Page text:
Nigerians should brace up for more challenges as the Independent marketers of Petrol, are getting set to shut down operations beginning from Monday, February 6, once the government starts the enforcement of N195/litre pump price.
It was gathered on Saturday that the Nigerian National Petroleum Company Limited, Major Oil Marketers Association of Nigeria, Depot and Petroleum Products Marketers Association of Nigeria, Independent Petroleum Marketers Association of Nigeria, security agencies and the downstream regulator had all agreed that petrol be sold at N195/litre.
Oil marketers said the agreement was reached at a meeting in Abuja on Tuesday, as participants resolved that beginning from Monday, February 6, 2023, the pump price of petrol should not exceed N195/litre, a development which dealers, particularly independent marketers, described as tough due to the high ex-depot price of the commodity.
They told newsmen that to avoid having their outlets sanctioned, many filling stations operated by independent marketers would be shut from Monday as it made no business sense to sell a product lower than the cost price.
This is likely to further prolong the petrol scarcity and queues in many parts of the country as independent marketers control about 80 per cent of filling stations nationwide.
IPMAN’s National President, Debo Ahmed, told our correspondent that the approved ex-depot price of petrol was recently raised from N148/litre by the NNPCL to N172/litre, but depots hardly dispense the commodity at this cost.
Ahmed, who was reacting to the notice to members issued by the Public Relations Officer, IPMAN Ibadan Depot branch, Mojeed Adesope, stated that marketers were advised to sell the product in stock now before the enforcement begins on Monday.
“If you are taking it further than 400 kilometres from the place of purchase, you are going to get the bridging claims or price equalisation. But if you are taking it within 120 kilometres or around that distance, you will get some little allowance to make you sell at a controlled price.
“But, the truth is that we don’t get the product at the controlled price of N172, which is why you see a lot of areas where they sell at higher prices.
However, for MOMAN, because they get it at the controlled price, they take it from their depots to their stations and sell it at lower prices compared to independent marketers. Mind you, independent marketers control about 80 per cent of retail outlets in Nigeria.”
In Lagos, most of the outlets that sold the product on Saturday had long queues of desperate motorists, with some selling for between N280 and N350 per litre.
A similar situation was prevalent in Ogun State, where motorists struggled to get petrol from the few filling stations that had the product. Some stations on the Lagos-Ibadan Expressway sold the product for between N320 and N380 per litre.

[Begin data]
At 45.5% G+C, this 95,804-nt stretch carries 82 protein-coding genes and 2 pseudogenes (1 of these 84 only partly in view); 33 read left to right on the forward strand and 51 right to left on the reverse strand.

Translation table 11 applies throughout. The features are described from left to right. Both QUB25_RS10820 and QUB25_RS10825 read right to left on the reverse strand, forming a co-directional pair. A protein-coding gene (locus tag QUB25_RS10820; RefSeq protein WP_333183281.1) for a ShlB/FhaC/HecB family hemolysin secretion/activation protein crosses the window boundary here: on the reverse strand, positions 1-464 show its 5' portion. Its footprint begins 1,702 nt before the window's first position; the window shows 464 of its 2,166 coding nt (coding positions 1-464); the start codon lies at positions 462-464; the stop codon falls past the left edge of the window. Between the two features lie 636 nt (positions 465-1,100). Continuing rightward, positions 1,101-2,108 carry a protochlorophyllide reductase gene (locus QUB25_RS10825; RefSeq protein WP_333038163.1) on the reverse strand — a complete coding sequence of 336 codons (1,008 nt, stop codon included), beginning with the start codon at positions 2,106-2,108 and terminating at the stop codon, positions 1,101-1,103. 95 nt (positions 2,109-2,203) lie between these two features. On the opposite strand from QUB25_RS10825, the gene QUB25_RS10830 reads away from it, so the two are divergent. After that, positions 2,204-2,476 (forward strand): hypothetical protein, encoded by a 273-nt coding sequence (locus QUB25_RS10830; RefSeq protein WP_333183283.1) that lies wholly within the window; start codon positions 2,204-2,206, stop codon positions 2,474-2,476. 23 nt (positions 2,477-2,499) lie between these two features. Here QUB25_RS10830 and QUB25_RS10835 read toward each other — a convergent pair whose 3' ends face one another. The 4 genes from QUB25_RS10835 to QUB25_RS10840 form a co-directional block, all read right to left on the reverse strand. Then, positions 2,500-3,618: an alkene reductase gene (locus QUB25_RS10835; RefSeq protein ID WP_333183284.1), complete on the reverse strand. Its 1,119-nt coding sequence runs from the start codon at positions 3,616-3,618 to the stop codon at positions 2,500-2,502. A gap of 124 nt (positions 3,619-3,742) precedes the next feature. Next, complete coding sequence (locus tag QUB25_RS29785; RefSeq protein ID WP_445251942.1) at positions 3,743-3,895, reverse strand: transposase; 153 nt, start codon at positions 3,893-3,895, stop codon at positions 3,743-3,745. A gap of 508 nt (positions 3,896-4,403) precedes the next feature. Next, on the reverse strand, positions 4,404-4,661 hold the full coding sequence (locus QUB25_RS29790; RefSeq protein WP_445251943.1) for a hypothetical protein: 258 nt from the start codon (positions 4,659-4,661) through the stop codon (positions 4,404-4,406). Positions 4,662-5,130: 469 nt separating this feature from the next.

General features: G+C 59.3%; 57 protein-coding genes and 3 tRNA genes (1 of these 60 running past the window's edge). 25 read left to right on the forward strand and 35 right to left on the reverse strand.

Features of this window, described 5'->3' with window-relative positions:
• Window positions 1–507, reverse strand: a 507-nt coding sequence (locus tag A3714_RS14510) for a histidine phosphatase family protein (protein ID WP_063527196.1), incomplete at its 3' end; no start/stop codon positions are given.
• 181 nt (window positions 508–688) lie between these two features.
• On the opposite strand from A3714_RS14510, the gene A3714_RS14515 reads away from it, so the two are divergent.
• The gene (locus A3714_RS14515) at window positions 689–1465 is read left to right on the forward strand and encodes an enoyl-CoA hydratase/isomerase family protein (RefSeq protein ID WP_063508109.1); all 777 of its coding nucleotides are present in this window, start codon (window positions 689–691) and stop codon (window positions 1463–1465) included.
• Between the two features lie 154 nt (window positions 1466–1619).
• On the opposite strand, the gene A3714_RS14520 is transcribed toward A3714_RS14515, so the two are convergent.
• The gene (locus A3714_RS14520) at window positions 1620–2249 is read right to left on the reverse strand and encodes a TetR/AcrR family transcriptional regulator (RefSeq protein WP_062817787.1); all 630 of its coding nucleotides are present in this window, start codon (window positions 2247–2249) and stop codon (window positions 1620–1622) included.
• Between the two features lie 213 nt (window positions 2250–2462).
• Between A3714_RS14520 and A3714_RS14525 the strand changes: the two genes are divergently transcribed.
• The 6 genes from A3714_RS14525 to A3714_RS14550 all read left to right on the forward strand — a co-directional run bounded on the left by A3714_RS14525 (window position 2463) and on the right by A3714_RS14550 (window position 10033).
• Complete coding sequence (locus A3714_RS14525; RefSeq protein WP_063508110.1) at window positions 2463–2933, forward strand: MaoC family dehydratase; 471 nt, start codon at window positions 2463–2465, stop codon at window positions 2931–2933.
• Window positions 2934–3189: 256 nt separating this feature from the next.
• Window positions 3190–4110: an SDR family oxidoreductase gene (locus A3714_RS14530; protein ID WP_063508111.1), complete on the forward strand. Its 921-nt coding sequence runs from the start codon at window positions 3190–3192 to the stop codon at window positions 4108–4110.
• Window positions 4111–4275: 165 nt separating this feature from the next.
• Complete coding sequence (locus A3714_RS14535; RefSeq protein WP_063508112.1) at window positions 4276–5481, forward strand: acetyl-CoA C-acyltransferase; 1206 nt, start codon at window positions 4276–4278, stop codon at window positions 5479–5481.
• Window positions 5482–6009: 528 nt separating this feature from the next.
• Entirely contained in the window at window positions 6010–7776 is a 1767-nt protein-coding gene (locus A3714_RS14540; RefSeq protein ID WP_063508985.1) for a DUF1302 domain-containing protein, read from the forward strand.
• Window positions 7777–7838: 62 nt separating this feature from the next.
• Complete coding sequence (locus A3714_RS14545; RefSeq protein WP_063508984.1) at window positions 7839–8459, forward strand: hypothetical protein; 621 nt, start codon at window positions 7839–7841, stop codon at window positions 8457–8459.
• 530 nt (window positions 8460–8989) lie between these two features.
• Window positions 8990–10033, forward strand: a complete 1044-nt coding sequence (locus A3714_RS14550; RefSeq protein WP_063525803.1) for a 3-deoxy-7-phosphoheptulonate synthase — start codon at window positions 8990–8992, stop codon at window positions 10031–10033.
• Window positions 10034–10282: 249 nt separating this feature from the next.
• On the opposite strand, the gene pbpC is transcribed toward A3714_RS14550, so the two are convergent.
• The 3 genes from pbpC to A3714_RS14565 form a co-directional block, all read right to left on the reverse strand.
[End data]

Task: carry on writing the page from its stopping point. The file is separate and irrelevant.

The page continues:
A commercial motorist, Idris Adewale, said he had banked on getting petrol at the Nipco filling station at Magboro for N195 per litre, but was disappointed to discover that the station was under lock and key. He also claimed that the Rainoil station at Ibafo did not sell the product and he only succeeded in filling his vehicle’s tank before the Sagamu interchange for N340 per litre.
A desperate motorist, Nnamdi Goodman, claimed to have bought 10 litres for N7,000 on Airport Road in Lagos on Saturday.
“The situation is very serious now. I bought 10 litres of petrol from a black marketer on the Airport Road in Lagos on Saturday morning. That’s N700 per litre! I don’t think I can keep going like this, otherwise I will spend all my salary and savings on fuel alone,” he lamented.
In the Federal Capital Territory, many filling stations belonging to independent marketers were shut on Saturday due to lack of products to dispense, while the few ones that sold petrol dispensed it above N195/litre.
At the Khalif Civic Oil & Investment Limited filling station located in Kubwa, a suburb of Abuja, petrol was dispensed at N300/litre, while many others in obscure locations in the capital city sold above N300.
However, the few outlets of the major oil marketers and the NNPCL that sold petrol on Saturday dispensed it at the approved N195/litre pump price. But many mega stations were not open for business due to lack of products to sell.
Eterna, Gegu Oil, Sunset Energy and MRS, among others, located on the Kubwa-Zuba Expressway, were not selling the product.
Also, Major Oil filling station on Airport Road, and the NNPC filling station on Arab Road, Kubwa, did not dispense the product as they were all shut.
However, the queues in the few outlets such as Salbas around Zuba, and Conoil in the Central Business District were not too long as the preceding day due to the fact that most residents stayed indoors for the weekend.
“It is impossible for the authorities to enforce price now; our people are making extra effort to ensure that we have the product to buy even if it is expensive.”
Anyaso said in addition to the hardship the people were facing as a result of scarcity and high prices, thousands of workers stood to lose their jobs if the problems persisted as no marketer would continue to pay workers when they were not in business.